Washington — A group of 10 states is taking the Biden administration to federal court over its new rule requiring health care workers to be vaccinated against COVID-19, claiming the requirement violates the Constitution and federal law governing the agency rule-making process.
Led by Missouri Attorney General Eric Schmitt and Nebraska Attorney General Doug Peterson, the states argue that the vaccine requirement will compound shortages of health care workers, particularly in rural areas, and threatens the jobs of "millions" of health care workers who put their lives at risk in the initial days of the pandemic.
"This case illustrates why the police power over compulsory vaccination has always been the province of — and still properly belongs to — the states," the states argued in their complaint filed with a federal district court in St. Louis. "Vaccination requirements are matters that depends on local factors and conditions. Whatever might make sense in New York City, St. Louis, or Omaha could be decidedly counterproductive and harmful in rural communities like Memphis, Missouri or McCook, Nebraska."
"Federalism allows states to tailor such matters in the best interests of their communities. The heavy hand of [Centers for Medicare and Medicaid Services'] nationwide mandate does not," they continued.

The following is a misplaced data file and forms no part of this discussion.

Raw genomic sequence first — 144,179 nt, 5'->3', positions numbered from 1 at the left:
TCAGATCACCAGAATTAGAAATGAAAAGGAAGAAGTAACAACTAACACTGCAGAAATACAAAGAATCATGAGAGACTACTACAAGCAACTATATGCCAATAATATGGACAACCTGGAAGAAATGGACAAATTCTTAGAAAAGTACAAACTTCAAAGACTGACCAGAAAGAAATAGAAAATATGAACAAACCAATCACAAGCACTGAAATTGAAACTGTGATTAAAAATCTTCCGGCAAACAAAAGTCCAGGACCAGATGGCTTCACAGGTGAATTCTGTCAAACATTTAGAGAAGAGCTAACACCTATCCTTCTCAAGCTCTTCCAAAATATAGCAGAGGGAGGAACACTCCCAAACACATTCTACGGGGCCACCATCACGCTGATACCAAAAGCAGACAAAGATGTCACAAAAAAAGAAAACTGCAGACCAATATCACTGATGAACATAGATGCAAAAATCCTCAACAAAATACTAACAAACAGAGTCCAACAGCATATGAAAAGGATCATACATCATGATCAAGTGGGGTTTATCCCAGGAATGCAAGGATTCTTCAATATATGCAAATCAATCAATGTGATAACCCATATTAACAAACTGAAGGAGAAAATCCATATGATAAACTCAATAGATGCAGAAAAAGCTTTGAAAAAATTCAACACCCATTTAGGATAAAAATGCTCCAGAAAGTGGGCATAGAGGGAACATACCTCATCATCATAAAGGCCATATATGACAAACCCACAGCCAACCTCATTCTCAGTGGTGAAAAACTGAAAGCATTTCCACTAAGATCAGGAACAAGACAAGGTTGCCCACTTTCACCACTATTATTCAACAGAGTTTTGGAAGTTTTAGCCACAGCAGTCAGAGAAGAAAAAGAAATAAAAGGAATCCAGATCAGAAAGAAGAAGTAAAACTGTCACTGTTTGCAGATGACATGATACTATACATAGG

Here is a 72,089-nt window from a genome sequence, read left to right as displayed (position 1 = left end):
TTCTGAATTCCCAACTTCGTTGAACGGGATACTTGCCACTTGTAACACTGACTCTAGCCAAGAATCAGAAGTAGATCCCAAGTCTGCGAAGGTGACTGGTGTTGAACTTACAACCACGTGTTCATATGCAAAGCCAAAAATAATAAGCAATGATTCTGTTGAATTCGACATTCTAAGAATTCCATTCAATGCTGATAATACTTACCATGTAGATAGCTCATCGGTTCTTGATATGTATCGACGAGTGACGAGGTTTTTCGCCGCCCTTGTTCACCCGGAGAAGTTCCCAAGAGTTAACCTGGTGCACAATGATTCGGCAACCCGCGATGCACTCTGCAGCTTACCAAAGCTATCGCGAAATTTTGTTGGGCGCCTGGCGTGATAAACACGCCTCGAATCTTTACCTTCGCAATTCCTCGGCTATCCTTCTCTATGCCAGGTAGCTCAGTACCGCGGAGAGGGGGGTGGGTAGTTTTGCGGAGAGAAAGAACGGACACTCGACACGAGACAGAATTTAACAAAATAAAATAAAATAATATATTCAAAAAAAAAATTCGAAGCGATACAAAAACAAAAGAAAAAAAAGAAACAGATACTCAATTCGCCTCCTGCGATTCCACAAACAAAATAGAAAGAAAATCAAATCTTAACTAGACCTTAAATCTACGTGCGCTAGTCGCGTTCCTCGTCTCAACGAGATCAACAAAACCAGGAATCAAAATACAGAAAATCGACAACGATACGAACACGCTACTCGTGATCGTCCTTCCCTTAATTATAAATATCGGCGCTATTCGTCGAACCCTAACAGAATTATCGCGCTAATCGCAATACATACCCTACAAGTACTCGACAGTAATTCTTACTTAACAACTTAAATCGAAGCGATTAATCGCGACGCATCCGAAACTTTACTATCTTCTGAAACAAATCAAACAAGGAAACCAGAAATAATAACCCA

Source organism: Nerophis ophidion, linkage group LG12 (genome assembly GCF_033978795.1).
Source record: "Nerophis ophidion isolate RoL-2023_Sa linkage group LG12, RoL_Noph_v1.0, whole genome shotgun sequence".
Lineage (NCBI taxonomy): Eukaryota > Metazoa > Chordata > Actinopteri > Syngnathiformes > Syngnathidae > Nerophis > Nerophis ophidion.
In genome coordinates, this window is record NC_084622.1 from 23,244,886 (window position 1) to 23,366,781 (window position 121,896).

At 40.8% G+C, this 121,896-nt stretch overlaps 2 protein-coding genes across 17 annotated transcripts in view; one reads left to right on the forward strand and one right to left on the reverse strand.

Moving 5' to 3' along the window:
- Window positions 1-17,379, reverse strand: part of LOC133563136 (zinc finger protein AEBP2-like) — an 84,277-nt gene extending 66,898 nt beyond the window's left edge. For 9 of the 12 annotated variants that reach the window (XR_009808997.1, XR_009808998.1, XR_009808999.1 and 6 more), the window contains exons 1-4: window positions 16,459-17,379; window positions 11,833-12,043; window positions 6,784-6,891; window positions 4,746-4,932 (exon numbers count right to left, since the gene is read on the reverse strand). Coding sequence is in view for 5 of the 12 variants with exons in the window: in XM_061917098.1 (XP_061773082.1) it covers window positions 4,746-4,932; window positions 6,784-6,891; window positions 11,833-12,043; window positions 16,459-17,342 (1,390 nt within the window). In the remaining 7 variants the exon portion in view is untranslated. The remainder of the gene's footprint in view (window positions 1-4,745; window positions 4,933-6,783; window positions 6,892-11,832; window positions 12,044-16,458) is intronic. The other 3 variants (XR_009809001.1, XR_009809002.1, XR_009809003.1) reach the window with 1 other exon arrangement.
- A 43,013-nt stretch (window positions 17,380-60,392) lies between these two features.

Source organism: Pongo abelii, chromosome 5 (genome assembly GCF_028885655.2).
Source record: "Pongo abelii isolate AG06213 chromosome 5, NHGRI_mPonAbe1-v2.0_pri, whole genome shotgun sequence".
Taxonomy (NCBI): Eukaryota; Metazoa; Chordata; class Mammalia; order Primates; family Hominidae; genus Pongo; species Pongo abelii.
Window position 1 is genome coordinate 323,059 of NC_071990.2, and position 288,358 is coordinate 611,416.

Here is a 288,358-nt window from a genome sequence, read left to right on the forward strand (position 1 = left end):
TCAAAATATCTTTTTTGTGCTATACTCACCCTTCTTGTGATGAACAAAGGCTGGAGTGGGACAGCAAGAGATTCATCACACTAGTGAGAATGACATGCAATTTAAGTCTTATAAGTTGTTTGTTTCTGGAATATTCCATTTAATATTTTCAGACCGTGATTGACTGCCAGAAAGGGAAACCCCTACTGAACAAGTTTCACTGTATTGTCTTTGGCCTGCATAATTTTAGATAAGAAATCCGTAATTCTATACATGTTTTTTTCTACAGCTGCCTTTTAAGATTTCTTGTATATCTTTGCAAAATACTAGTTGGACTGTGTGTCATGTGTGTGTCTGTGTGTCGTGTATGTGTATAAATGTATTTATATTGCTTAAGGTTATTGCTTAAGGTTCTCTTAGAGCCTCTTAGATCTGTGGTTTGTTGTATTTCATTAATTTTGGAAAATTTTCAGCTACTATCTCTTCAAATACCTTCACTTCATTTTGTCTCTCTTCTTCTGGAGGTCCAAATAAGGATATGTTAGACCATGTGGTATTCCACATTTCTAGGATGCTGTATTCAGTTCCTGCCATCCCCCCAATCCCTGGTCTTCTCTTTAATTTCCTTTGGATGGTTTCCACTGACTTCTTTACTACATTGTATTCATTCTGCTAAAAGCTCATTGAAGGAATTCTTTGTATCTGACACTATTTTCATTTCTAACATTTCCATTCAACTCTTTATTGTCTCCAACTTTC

President Biden announced the requirement in September, which was part of a broader effort from his administration to boost vaccination rates amid a surge of infections driven by the Delta variant. Under the new rule, published November 5, health care workers at facilities that receive funding through Medicare and Medicaid must be fully vaccinated against COVID-19. Employees at many of the sites do not currently have the option of undergoing daily or weekly testing instead of getting immunized against COVID-19.
The requirement will impact an estimated 2.4 million workers who still require shots, according to the Biden administration, and they have until January 4 to do so.
The states, though, argued the requirement will have "devastating effects on healthcare services" in their states, with rural communities hit the hardest. Officials from the coalition are asking the court to block the Biden administration from imposing the vaccine rule on health care workers.
"If the CMS vaccine mandate drives out enough employees from particular facilities, those facilities might be forced to close certain divisions, cancel certain services or shutter altogether," they told the court.
The states challenging the vaccine rule for health care workers are: Missouri, Nebraska, Arkansas, Kansas, Iowa, Wyoming, Alaska, South Dakota, North Dakota and New Hampshire.
The vaccine measuresin September have been a target of Republican-led states —namely a rule requiring must be vaccinated — that argue the administration is overreaching and agencies exceeding their authority. Under the broader requirement from the Occupational Safety and Health Administration, workers at companies with more than 100 employees must be vaccinated by January 4 or comply with face mask requirements and weekly testing.
Eleven states on Fridayagainst the Biden administration over its vaccine requirement for workers. Then, on Saturday, a federal appeals court in New Orleans the requirement in response to a separate challenge to the rule brought by private businesses and five other states.
In its decision, a three-judge panel from the 5th U.S. Circuit Court of Appeals cited potential "grave statutory and constitutional issues" raised.
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